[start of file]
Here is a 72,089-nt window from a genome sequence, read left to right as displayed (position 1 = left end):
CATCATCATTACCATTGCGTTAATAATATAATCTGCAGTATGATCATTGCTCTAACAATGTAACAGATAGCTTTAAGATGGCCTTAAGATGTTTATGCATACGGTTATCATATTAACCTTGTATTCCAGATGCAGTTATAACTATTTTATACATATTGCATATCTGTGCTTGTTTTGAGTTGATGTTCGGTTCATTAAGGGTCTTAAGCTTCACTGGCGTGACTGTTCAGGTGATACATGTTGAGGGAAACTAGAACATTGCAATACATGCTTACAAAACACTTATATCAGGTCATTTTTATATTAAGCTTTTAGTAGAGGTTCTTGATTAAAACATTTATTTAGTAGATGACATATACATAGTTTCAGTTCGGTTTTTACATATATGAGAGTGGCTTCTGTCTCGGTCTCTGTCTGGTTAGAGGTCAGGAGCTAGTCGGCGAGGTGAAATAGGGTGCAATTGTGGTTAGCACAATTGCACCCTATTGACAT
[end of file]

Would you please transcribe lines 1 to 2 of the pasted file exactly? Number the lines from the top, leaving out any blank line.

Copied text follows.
Here is a 72,089-nt window from a genome sequence, read left to right as displayed (position 1 = left end):
CATCATCATTACCATTGCGTTAATAATATAATCTGCAGTATGATCATTGCTCTAACAATGTAACAGATAGCTTTAAGATGGCCTTAAGATGTTTATGCATACGGTTATCATATTAACCTTGTATTCCAGATGCAGTTATAACTATTTTATACATATTGCATATCTGTGCTTGTTTTGAGTTGATGTTCGGTTCATTAAGGGTCTTAAGCTTCACTGGCGTGACTGTTCAGGTGATACATGTTGAGGGAAACTAGAACATTGCAATACATGCTTACAAAACACTTATATCAGGTCATTTTTATATTAAGCTTTTAGTAGAGGTTCTTGATTAAAACATTTATTTAGTAGATGACATATACATAGTTTCAGTTCGGTTTTTACATATATGAGAGTGGCTTCTGTCTCGGTCTCTGTCTGGTTAGAGGTCAGGAGCTAGTCGGCGAGGTGAAATAGGGTGCAATTGTGGTTAGCACAATTGCACCCTATTGACAT